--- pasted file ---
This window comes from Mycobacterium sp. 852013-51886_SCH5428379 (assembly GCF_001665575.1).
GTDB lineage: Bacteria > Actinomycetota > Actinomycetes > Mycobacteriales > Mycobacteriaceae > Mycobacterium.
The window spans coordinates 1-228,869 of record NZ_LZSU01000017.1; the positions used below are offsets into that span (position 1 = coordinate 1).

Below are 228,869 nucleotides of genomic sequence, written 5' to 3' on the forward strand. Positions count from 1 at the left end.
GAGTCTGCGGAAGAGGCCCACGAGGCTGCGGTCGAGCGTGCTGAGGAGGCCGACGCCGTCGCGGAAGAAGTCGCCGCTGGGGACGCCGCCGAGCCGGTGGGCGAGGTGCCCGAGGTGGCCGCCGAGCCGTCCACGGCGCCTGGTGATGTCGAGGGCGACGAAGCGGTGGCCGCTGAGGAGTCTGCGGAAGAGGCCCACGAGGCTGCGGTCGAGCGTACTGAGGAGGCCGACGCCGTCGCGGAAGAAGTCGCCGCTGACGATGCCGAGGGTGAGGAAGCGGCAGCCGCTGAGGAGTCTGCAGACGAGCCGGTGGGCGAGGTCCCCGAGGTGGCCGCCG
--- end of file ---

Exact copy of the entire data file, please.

This window comes from Mycobacterium sp. 852013-51886_SCH5428379 (assembly GCF_001665575.1).
GTDB lineage: Bacteria > Actinomycetota > Actinomycetes > Mycobacteriales > Mycobacteriaceae > Mycobacterium.
The window spans coordinates 1-228,869 of record NZ_LZSU01000017.1; the positions used below are offsets into that span (position 1 = coordinate 1).

Below are 228,869 nucleotides of genomic sequence, written 5' to 3' on the forward strand. Positions count from 1 at the left end.
GAGTCTGCGGAAGAGGCCCACGAGGCTGCGGTCGAGCGTGCTGAGGAGGCCGACGCCGTCGCGGAAGAAGTCGCCGCTGGGGACGCCGCCGAGCCGGTGGGCGAGGTGCCCGAGGTGGCCGCCGAGCCGTCCACGGCGCCTGGTGATGTCGAGGGCGACGAAGCGGTGGCCGCTGAGGAGTCTGCGGAAGAGGCCCACGAGGCTGCGGTCGAGCGTACTGAGGAGGCCGACGCCGTCGCGGAAGAAGTCGCCGCTGACGATGCCGAGGGTGAGGAAGCGGCAGCCGCTGAGGAGTCTGCAGACGAGCCGGTGGGCGAGGTCCCCGAGGTGGCCGCCG